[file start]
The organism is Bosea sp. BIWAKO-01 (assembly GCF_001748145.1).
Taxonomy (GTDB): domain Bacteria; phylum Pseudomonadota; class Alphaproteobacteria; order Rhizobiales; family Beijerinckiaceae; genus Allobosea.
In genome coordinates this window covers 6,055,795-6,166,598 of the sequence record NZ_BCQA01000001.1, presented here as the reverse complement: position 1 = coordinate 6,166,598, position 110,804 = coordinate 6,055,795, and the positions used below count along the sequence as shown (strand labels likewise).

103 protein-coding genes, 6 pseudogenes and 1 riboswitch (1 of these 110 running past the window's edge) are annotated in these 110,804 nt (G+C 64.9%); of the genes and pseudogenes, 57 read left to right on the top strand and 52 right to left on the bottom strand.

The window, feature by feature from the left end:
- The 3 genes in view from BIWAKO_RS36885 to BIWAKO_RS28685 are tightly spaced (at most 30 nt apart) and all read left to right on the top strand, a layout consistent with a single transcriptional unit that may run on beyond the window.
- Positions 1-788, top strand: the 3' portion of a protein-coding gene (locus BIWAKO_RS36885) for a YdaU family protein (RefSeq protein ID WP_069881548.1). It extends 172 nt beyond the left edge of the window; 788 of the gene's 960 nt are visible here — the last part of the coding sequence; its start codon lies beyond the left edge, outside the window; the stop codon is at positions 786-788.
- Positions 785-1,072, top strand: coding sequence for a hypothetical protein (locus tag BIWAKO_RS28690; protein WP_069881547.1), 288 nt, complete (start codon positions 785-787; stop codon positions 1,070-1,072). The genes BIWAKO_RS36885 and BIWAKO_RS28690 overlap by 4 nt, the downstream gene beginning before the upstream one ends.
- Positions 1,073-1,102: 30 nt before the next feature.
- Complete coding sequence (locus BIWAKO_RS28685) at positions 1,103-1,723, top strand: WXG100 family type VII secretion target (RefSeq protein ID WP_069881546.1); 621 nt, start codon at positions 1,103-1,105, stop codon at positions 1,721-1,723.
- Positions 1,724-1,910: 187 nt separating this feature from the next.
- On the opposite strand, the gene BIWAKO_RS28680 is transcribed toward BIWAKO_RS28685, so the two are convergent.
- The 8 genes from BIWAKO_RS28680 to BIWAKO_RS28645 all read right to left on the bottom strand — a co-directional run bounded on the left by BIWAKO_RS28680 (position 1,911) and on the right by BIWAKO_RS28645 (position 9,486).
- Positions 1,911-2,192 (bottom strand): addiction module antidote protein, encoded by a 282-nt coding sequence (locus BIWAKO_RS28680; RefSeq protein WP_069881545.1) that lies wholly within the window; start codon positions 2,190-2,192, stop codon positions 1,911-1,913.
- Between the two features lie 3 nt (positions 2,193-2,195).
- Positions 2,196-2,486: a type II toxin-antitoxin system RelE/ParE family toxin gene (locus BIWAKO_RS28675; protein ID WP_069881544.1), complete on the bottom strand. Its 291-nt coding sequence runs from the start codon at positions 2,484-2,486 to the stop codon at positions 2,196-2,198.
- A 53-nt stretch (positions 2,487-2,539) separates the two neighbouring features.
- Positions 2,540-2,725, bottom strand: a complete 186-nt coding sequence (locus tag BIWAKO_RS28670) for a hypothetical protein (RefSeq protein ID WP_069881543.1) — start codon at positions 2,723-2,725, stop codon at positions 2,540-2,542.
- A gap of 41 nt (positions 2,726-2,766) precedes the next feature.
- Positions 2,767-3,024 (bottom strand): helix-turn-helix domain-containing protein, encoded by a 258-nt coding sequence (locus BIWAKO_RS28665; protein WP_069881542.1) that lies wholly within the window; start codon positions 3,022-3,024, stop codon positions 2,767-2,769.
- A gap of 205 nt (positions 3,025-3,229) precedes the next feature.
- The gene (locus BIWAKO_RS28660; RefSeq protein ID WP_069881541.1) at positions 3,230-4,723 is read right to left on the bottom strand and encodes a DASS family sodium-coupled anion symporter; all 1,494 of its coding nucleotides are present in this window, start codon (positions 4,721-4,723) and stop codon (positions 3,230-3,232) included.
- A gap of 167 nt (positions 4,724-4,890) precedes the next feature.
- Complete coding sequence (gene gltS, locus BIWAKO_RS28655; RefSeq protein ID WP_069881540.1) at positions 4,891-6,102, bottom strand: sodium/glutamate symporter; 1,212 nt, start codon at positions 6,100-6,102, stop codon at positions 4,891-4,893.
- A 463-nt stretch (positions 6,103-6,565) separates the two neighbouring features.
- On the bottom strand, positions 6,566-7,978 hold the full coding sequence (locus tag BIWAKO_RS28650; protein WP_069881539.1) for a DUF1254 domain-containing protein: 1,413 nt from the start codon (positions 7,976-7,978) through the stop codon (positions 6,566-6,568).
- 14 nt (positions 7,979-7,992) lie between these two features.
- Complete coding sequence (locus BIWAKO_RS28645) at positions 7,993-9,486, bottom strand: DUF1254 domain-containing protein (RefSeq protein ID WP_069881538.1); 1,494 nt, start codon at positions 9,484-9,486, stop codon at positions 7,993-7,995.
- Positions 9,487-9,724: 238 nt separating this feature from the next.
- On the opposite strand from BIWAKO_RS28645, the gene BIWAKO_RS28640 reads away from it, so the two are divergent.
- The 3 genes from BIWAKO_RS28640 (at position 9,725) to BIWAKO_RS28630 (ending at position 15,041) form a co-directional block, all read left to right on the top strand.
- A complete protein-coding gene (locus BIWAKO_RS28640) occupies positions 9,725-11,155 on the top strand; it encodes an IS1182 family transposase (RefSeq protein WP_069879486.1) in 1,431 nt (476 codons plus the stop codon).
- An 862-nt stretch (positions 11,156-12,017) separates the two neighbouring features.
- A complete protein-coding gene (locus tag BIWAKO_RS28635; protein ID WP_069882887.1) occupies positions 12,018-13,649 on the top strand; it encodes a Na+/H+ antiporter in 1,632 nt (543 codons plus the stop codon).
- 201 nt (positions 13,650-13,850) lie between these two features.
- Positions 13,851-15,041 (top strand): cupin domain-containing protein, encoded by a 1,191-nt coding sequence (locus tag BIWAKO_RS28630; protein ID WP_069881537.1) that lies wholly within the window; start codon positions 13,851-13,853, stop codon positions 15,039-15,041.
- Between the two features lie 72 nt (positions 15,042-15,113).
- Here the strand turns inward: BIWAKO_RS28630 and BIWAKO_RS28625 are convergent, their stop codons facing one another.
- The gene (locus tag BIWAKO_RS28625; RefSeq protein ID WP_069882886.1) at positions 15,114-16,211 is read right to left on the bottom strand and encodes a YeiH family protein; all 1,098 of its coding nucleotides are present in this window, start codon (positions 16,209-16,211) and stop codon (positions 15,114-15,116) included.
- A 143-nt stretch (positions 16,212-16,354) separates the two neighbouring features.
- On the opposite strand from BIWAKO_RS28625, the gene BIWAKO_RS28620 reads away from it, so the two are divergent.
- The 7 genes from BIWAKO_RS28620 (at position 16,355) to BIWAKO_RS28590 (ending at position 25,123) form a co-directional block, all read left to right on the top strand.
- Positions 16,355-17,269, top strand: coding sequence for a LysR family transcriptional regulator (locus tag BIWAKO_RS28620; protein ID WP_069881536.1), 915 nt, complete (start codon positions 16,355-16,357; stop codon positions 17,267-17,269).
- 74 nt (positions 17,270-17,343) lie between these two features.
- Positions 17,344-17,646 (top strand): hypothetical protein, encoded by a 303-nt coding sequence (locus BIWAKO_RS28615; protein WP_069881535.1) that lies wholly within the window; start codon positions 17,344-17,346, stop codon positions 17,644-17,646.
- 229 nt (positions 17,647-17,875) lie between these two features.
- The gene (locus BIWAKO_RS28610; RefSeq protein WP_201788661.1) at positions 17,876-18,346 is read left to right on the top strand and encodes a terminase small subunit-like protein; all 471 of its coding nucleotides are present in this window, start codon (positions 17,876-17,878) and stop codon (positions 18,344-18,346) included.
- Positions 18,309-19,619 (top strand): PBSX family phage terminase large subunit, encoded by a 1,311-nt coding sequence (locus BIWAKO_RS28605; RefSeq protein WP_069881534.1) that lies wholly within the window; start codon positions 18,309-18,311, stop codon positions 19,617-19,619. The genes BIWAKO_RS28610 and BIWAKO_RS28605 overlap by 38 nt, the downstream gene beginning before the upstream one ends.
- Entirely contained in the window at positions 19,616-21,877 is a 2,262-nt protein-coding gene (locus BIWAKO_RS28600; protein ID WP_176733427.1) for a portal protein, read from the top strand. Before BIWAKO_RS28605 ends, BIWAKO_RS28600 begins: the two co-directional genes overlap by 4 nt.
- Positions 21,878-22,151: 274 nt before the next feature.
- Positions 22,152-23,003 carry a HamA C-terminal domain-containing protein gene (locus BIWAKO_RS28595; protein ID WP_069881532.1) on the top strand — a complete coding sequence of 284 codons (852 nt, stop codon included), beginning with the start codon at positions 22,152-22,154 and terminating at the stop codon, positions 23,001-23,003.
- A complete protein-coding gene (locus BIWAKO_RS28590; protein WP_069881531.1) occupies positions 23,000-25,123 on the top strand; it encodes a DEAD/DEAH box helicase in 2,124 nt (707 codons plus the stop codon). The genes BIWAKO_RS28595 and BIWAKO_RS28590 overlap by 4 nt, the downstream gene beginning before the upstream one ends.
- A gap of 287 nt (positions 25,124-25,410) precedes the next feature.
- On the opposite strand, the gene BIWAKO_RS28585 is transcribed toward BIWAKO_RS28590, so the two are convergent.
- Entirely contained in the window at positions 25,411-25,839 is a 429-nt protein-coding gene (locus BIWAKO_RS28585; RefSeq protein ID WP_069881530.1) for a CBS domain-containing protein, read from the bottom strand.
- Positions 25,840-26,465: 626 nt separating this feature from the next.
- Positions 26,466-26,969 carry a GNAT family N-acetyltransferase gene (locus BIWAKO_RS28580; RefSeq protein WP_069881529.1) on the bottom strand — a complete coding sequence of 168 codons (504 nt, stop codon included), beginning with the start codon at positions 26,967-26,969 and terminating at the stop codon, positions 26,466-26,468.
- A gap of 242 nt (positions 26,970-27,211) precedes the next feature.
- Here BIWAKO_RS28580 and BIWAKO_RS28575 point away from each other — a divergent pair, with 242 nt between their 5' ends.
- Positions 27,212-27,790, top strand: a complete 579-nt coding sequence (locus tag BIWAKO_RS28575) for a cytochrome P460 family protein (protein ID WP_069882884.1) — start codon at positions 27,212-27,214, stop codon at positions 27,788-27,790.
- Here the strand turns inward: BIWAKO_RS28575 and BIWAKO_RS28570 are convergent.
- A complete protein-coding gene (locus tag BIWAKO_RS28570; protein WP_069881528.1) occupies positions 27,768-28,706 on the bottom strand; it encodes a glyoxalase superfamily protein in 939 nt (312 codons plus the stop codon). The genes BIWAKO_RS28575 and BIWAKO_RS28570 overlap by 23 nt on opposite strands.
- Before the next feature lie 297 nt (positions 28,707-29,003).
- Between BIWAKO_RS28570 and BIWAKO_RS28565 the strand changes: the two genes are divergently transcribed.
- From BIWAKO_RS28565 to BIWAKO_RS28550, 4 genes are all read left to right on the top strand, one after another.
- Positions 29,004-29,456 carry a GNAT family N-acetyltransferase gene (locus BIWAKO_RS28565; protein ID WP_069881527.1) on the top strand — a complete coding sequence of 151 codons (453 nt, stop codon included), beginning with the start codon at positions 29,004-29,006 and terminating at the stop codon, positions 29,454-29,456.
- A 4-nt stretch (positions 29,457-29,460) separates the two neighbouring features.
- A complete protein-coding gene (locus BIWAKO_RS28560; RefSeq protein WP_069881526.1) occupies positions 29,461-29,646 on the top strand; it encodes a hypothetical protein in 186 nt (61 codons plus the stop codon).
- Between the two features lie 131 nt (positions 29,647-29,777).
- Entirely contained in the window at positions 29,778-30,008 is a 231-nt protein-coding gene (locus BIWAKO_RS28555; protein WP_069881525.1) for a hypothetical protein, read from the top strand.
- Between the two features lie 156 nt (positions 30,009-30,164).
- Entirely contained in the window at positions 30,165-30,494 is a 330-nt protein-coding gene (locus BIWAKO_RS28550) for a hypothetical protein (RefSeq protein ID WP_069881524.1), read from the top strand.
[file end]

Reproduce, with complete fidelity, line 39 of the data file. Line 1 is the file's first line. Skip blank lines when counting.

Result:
- The gene (locus tag BIWAKO_RS28625; RefSeq protein ID WP_069882886.1) at positions 15,114-16,211 is read right to left on the bottom strand and encodes a YeiH family protein; all 1,098 of its coding nucleotides are present in this window, start codon (positions 16,209-16,211) and stop codon (positions 15,114-15,116) included.